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### Thursday, November 28, 2013

I borrowed this blog from Matt a trainer at the gym. I thought it may help others.

Get Strong and Bail on your Scale

"My pants are all fitting looser. But is it possible I could be gaining weight?" This line of questioning opened a training session last week. She went on to explain that while her clothing was fitting better than ever, she was very concerned that the number on the scale had gone up a few pounds. Prior to us working together, the treadmill had been her primary source of exercise, with only light weight, high repetition strength training making up a portion of her workouts. She has been getting stronger every week. She is now seeing evidence that she was getting leaner as well. So why did that few pounds on the scale matter? When pressed for an answer she couldn't even provide one. I went on to explain that the scale measures weight. Nothing more, nothing less. The scale doesn't know if you are male or female. The scale doesn't know if you are very fat or very lean. The scale doesn't even know if its measuring a 120 pound human or a 120 pound rock.

She went on to reference the Body Mass Index (BMI). The BMI calculates a number based on height and weight. This number classifies you as underweight, normal weight, overweight, or obese. She wanted to stay within a certain range on the scale. To put it mildly, the BMI is bogus. The formula came from a mathematician in Belgium nearly 200 years ago. it doesn't factor in body composition and basically assumes low muscle mass and high relative body fat. In a recent study the BMI has shown that half of the NFL is obese and nearly all are overweight. According to the BMI half the NBA is overweight. These are some of the most lean and conditioned athletes on earth. Yet the scale and a 200 year old mathematician are conspiring to say they are fat.

A steady diet of cardio and the scale is a recipe for frustration. Yet it is a cycle so many women find themselves in. 3 Days a week of running, near starvation diets and daily cringe inducing treks up onto the scale. Does that sound familiar? So what is the right answer? First off the only number you should be concerned with if any, is your body fat %. You want to look lean? Lower that number. We could put 2 women on the scale the exact same height with the scale reading the exact same number. Yet one could be a size 2 and the other a size 8. It's all based on body composition.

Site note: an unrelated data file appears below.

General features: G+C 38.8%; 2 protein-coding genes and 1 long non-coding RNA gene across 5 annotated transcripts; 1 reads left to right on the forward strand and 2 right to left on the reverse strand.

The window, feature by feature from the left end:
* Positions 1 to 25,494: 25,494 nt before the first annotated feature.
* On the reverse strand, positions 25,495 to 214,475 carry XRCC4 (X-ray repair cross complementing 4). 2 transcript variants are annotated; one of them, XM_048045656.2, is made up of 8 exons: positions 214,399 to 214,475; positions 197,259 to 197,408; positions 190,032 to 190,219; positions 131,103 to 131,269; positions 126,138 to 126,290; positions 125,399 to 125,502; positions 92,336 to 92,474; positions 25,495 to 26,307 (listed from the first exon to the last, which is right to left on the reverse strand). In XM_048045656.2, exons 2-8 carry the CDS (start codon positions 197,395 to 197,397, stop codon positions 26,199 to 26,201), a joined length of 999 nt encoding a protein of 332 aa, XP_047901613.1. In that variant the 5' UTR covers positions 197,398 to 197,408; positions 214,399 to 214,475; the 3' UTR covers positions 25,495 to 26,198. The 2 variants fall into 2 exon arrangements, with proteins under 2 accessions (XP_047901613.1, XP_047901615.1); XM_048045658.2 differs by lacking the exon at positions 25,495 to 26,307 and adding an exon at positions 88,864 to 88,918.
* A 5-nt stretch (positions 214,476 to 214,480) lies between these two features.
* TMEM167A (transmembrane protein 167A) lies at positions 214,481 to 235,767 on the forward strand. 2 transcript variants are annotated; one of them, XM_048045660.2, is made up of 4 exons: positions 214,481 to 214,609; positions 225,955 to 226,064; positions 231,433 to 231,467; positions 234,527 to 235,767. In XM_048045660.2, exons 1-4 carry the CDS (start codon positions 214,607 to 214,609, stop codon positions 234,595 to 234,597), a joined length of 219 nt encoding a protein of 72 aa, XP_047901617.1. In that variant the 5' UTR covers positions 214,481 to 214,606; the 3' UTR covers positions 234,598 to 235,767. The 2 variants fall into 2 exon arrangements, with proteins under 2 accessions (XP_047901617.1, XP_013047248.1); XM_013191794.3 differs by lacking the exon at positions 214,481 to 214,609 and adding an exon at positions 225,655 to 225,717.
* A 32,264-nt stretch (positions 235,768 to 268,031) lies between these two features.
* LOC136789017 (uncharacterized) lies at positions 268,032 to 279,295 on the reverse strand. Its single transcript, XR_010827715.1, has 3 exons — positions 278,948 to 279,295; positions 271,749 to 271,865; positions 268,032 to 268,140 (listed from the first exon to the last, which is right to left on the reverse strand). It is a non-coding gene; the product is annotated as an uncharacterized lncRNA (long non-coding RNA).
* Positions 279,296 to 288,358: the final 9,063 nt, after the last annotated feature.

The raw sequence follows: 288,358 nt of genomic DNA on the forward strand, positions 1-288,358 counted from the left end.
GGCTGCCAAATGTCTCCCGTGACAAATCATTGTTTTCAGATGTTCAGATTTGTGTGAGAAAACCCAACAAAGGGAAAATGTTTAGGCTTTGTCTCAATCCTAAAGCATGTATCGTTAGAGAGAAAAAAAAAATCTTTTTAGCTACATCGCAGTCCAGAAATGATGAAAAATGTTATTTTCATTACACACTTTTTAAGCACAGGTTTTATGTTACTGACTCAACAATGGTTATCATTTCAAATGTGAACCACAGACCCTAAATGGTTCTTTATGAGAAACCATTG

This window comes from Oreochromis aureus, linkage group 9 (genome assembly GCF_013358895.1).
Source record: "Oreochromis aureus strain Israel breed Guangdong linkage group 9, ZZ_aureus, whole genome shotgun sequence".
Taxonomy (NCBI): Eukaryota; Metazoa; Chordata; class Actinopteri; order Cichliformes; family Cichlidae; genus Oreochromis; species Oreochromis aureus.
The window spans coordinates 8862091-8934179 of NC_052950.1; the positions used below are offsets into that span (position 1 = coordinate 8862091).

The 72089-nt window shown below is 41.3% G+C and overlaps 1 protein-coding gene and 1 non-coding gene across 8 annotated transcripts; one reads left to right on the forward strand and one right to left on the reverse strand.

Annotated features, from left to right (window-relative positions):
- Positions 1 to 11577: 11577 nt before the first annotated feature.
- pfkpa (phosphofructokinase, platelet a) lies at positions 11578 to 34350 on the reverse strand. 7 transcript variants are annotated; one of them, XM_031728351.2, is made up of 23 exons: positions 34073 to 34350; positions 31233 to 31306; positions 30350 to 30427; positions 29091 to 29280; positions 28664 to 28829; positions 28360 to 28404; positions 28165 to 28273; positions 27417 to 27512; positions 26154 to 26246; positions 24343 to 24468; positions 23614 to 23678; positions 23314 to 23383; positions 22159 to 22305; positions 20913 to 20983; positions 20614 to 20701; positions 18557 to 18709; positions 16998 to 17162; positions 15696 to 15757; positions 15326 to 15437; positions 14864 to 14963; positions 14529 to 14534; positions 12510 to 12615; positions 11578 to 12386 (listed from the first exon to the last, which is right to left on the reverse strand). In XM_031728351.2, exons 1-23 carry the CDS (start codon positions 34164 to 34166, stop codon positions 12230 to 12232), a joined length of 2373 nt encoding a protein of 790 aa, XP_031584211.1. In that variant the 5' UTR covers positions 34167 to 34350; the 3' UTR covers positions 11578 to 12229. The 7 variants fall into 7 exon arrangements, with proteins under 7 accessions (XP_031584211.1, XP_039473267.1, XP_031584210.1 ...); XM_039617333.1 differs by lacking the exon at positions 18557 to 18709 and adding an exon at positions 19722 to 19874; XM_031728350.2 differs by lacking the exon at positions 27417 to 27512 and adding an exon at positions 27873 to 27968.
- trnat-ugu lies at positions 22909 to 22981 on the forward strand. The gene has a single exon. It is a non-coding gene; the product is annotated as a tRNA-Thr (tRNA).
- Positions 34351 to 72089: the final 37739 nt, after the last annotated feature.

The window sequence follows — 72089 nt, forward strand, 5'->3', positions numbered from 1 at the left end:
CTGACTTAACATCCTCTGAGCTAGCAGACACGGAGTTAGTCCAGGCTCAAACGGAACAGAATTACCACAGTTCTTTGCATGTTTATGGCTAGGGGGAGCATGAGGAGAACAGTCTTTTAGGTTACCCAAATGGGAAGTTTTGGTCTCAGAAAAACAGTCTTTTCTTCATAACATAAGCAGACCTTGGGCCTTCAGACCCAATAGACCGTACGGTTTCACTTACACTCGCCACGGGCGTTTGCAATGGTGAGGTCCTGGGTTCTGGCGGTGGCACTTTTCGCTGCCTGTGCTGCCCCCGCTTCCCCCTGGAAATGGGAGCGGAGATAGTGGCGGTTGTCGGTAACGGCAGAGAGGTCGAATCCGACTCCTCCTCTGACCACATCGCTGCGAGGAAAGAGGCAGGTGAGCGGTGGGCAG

So how do we best affect body composition? First and foremost it starts with food. We have to create a deficit in calories while also taking in nutrients essential for the changes we are trying to make. 3500 calories burned equals a pound of fat lost. So if we are burning 300 calories on the treadmill 3 days a week (and that's generous for some of you walkers) then that's 900 a week. If your nutrition is perfect you're looking at 13 pounds lost...IN A YEAR. Which I suppose isn't horrible if your goal is to lose 13 pounds and you're VERY patient. But what if you want to lose 30 pounds? Or 50? Or 100? See where I'm going with this? This is why we emphasize strength training and high intensity interval training so much.

In summation, worry more about how your clothes fit than any number on a scale. If you need a number to stay goal oriented then focus on your body fat %. Eat clean, pick up heavy things often, and move quickly. You're on your way to a whole new you.

Woman's Workout Company Program Director

• LIFEISPURRFECT
Great post. I've been working on increasing my strenght training and this post is great incentive to continue.
1574 days ago
• RENLLY
Thanks for sharing that.
1574 days ago
• STRONGNFIERCE
Thanks for sharing! Great insight and information!
1574 days ago